How to Batch Rename & Mass Delete Files in Windows

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The advent of superfast Internet brought with it masses of files to download. We encountered a similar splurge in files when photography became increasingly digitized. Suddenly, it was necessary to have a 1TB hard drive to store the swathes of beloved memories, with another one to store their accompanying soundtracks.

Every now and then, you’ll want to rename all of the image files. At other times, you’ll want to delete all of the music files. We’ll show you how to do that, plus a few other handy file-related things.

Batch Rename

There are a few ways we can batch rename files using Windows. It can be done using File Explorer, the Command Prompt, or the PowerShell, and each are useful for different tasks.

File Explorer

File Explorer (formerly known as Windows Explorer) offers one of the easiest renaming options, but also offers the least flexibility in what we can rename to. To get started, grab all the files you wish to rename and place them in the same folder.  You can press CTRL + A to select all files. Order them how you would like them following the rename. Select all the files you want to rename, right-click and select Rename. Once you enter the new file name, pressing Enter will take the base name (“pirateday” in the first image) and add a number to each following file.

Windows Batch Rename File Explorer

As you can see, it does the job, but doesn’t offer much flexibility.

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Windows Batch Rename File Explorer Completed

Command Prompt

For a bit more flexibility, we can use the Command Prompt’s rename command. The ren command allows us to rename multiple files at once, accepts the wildcard characters “*” and “?” and allows us to change file extensions as we go. The Command Line offers vastly more options for renaming than File Explorer.

Gather the files you wish to rename. In the same folder, Shift+Right Click and select Open command window here. This opens a Command Prompt with Administrator system rights, focused on your folder. To rename a single file, we use this command:

ren filename.jpg newfilename.jpg

To rename multiple files, we need to add to the command using the wildcard characters. For instance, if you have a number of files named in order, such as document01.txt, document02.txt, document03.txt, we can use this command to change the number:

ren document??.txt document3?.txt

The command will alter the digits in each filename in the folder. We can also remove small parts of the filename using another slightly different command. If you have a series of documents named “jan-budget.xlsx,” “feb-budget.xlsx,” “mar-budget.xlsx,” and so on, we can remove the –budget portion.

ren ???-budget.xlsx ???.xlsx

Finally for this section, we can rename the file type itself using the batch rename command. For example, if you have a number of .txt files and wish to rename them all to .rtf, you can use this command:

ren *.txt *.rtf

The * wildcard character stands in for the file names, allowing you to convert each file type as needed.


The Windows PowerShell offers the most flexibility for batch renaming files, and is the most powerful renaming tool built into Windows. Open the Start menu and search for windows powershell. Select the first option. Once open, you’ll need to use the cd command to navigate to the directory containing the files you wish to rename, like so:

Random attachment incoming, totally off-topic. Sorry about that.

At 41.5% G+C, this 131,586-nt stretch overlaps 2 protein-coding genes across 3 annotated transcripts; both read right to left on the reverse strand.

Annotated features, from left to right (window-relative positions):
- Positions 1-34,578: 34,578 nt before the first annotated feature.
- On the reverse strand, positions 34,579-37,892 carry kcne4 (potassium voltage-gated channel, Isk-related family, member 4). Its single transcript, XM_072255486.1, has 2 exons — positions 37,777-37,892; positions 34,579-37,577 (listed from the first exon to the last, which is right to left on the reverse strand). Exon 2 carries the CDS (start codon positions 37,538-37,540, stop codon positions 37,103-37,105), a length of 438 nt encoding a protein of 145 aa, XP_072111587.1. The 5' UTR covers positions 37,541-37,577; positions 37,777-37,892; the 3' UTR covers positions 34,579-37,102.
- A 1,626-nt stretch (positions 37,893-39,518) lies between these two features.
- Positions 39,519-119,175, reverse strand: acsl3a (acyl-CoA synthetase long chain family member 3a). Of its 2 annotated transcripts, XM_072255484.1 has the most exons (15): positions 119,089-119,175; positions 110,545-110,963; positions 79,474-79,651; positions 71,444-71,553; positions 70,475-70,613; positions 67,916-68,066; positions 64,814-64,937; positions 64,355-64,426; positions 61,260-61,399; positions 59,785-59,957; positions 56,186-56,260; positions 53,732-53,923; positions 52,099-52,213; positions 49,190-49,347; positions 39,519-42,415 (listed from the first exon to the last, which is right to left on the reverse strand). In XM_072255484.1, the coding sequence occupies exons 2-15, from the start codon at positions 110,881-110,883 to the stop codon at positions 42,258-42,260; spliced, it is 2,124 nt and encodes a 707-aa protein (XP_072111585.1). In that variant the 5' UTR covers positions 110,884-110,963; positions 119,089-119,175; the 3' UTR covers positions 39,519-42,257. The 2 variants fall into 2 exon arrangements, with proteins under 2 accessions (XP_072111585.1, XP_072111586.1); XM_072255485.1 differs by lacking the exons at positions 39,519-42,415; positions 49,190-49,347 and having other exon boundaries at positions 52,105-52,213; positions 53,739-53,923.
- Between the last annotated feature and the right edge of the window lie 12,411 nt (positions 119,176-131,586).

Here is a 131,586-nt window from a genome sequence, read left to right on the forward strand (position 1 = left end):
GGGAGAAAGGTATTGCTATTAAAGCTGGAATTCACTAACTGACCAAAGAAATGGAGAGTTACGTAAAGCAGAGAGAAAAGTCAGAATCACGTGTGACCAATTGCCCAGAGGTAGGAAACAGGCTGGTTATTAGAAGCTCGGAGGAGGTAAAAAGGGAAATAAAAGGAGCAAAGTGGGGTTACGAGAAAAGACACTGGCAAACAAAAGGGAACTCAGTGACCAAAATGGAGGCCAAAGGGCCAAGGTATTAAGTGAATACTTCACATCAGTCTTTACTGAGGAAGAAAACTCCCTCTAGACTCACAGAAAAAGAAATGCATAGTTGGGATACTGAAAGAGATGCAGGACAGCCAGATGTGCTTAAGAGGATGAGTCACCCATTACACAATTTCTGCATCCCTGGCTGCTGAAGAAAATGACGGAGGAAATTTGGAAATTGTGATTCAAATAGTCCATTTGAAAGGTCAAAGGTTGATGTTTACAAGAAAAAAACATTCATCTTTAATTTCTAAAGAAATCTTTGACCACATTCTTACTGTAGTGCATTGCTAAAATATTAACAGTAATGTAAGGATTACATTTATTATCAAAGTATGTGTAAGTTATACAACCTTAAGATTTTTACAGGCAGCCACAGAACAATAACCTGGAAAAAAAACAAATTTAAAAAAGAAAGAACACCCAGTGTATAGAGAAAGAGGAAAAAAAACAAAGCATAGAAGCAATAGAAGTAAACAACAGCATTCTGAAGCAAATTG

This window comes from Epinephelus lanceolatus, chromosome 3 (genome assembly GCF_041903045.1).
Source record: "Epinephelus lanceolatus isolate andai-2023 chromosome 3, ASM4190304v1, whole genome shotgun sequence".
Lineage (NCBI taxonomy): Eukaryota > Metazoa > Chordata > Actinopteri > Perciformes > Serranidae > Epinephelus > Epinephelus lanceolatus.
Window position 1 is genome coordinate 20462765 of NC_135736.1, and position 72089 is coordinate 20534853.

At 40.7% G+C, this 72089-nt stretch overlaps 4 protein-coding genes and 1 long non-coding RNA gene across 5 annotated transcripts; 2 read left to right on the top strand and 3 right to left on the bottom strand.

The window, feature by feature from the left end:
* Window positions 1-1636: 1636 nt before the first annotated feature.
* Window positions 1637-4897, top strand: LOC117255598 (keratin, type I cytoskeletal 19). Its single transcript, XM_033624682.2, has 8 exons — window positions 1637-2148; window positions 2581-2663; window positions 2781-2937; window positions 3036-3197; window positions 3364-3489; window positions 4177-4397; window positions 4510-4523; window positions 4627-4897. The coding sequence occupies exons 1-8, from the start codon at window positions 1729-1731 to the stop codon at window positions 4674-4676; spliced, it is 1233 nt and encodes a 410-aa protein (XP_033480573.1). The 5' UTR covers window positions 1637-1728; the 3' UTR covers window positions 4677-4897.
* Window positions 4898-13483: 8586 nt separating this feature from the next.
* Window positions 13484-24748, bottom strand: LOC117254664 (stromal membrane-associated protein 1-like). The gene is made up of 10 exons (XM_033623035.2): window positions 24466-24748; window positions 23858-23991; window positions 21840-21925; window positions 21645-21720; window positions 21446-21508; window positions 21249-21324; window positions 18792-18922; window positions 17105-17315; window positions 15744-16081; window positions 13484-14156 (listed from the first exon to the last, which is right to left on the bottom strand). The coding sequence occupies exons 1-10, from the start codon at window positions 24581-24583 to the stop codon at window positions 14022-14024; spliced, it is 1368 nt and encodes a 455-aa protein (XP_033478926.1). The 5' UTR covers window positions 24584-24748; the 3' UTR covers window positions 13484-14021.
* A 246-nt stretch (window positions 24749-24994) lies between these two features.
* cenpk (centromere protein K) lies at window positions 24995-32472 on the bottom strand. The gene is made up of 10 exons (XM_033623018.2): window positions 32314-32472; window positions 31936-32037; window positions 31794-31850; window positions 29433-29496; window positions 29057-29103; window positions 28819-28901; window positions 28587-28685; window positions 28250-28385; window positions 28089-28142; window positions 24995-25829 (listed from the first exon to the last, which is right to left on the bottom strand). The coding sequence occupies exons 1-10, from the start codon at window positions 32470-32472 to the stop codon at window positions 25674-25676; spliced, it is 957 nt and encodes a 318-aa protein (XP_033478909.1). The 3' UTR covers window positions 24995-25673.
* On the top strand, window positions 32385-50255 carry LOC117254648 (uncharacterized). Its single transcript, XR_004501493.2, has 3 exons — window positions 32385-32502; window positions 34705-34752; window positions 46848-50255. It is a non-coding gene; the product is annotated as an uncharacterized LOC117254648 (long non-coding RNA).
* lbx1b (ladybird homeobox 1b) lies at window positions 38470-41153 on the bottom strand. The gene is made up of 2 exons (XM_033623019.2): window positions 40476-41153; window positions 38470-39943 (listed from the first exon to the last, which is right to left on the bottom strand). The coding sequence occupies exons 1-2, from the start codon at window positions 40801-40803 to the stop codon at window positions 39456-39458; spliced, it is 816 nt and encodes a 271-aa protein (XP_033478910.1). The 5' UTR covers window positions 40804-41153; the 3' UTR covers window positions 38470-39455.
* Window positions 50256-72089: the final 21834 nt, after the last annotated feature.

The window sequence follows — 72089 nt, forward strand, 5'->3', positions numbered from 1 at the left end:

PowerShell Use cd Command

We can now rename parts of the filenames. For instance, if we want to change the underscore of each file to a hyphen, we can use this command:

Dir | Rename-Item –NewName { $ –replace "_","-" }

This works particularly well with image files pulled from a digital camera. You can try this command to change the name:

Dir | Rename-Item –NewName { $ –replace "DSC","pirateday" }

Where DSC is part of the original filename.

As PowerShell is one of the most powerful tools available to us, we can use it to rename files throughout an entire directory. If you have a folder containing multiple files with a certain string – for instance “workbook-current” – a PowerShell command can alter each filename in the directory. You’ll have to navigate to the folder containing your files using the cd command, then you can run this command:

Get-ChildItem -Filter "*current*" -Recurse | Rename-Item -NewName {$ -replace 'current','old' }

This will change each filename containing “current” to “old,” and the command will apply to each applicable file.

If you need more help, you can always examine the inbuilt PowerShell examples using this command:

get-help Rename-Item –examples

PowerShell Rename Examples

Finally, another handy PowerShell parameter is –WhatIf. The –WhatIf parameter specifies the command to be run in Report Only mode, meaning you can gauge the changes the command will make before hitting OK. For example, one of our previous commands would now look like this:

Get-ChildItem -Filter "*current*" -Recurse | Rename-Item -NewName {$ -replace 'current','old' } –WhatIf

Third-Party Renaming Tools

If the File Explorer option isn’t powerful enough, but you don’t want to play around with the at times complicated commands, there are a few handy renaming tools available to you.

The Bulk Rename Utility is one of these. The slightly hectic UI is a visual display of the huge array of options available to command-line users. But if you take your time, you’ll quickly work out which options to toggle. You can use the Bulk Renaming Tool to alter filenames, add or remove numbers and lettering, swap extensions, and rename files based upon EXIF or ID3 data.

Windows Bulk Rename Utility

It comes with pretty comprehensive help documentation, and you can also seek out a number of tutorials.